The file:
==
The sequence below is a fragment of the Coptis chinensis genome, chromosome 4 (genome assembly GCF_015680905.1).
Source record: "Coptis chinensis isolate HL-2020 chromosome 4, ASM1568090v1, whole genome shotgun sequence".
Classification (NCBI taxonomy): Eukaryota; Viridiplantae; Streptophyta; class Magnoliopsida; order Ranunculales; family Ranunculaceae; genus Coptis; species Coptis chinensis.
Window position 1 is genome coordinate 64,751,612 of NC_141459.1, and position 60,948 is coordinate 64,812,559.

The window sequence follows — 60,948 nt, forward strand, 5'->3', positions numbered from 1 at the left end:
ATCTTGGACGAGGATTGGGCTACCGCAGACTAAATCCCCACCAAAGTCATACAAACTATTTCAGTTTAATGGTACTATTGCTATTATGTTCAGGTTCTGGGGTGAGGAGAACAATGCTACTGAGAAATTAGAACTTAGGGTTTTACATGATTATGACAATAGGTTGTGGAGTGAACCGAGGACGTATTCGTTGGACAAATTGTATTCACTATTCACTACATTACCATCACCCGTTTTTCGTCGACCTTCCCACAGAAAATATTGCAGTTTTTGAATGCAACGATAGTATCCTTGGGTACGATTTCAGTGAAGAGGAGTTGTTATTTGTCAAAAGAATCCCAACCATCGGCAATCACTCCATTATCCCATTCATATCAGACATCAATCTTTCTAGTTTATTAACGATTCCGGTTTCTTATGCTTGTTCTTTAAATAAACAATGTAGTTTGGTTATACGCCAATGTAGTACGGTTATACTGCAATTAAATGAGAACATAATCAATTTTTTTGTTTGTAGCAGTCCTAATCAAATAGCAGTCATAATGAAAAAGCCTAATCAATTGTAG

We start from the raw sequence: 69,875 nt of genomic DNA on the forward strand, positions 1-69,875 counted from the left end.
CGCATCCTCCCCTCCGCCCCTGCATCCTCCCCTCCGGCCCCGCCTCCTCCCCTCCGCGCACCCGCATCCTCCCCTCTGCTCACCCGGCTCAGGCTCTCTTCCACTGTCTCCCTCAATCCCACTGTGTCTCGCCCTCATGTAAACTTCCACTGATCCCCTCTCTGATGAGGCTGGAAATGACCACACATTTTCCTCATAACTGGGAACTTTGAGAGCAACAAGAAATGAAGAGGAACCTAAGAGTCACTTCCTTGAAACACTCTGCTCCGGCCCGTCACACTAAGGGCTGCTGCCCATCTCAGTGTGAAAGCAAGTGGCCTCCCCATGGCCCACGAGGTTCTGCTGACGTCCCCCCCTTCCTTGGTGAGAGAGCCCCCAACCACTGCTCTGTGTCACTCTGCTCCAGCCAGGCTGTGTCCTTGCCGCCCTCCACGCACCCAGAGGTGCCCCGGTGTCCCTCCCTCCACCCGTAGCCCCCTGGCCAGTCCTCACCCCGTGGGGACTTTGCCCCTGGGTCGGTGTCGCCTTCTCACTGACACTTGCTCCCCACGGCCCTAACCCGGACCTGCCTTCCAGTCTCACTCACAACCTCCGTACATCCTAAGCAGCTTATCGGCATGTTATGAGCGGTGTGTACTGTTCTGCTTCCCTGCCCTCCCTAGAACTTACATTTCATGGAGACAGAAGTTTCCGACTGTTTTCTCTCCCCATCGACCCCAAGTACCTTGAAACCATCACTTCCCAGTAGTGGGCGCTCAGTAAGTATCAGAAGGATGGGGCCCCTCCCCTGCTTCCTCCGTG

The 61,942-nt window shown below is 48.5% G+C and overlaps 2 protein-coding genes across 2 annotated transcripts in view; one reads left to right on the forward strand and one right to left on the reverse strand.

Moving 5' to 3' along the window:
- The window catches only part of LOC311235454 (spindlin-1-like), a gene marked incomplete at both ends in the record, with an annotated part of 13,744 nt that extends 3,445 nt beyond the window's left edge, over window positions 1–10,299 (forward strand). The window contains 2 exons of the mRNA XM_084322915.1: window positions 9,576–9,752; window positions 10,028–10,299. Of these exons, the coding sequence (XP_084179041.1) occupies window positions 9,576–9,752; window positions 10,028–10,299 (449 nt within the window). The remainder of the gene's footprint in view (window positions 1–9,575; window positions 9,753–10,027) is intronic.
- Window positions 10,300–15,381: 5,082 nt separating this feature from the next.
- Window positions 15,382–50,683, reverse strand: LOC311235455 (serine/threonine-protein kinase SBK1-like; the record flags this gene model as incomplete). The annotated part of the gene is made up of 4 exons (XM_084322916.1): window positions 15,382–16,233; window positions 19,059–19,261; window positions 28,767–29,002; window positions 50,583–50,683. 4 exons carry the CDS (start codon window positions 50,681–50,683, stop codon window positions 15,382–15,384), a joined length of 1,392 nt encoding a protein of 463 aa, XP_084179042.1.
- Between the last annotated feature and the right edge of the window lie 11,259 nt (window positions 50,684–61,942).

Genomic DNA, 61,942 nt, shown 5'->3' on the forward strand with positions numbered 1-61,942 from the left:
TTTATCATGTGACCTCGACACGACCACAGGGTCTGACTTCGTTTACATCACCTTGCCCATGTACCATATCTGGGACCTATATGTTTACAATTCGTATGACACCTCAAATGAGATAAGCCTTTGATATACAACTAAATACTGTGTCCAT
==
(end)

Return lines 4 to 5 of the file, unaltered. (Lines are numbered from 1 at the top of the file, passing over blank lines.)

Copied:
Window position 1 is genome coordinate 64,751,612 of NC_141459.1, and position 60,948 is coordinate 64,812,559.

The window sequence follows — 60,948 nt, forward strand, 5'->3', positions numbered from 1 at the left end: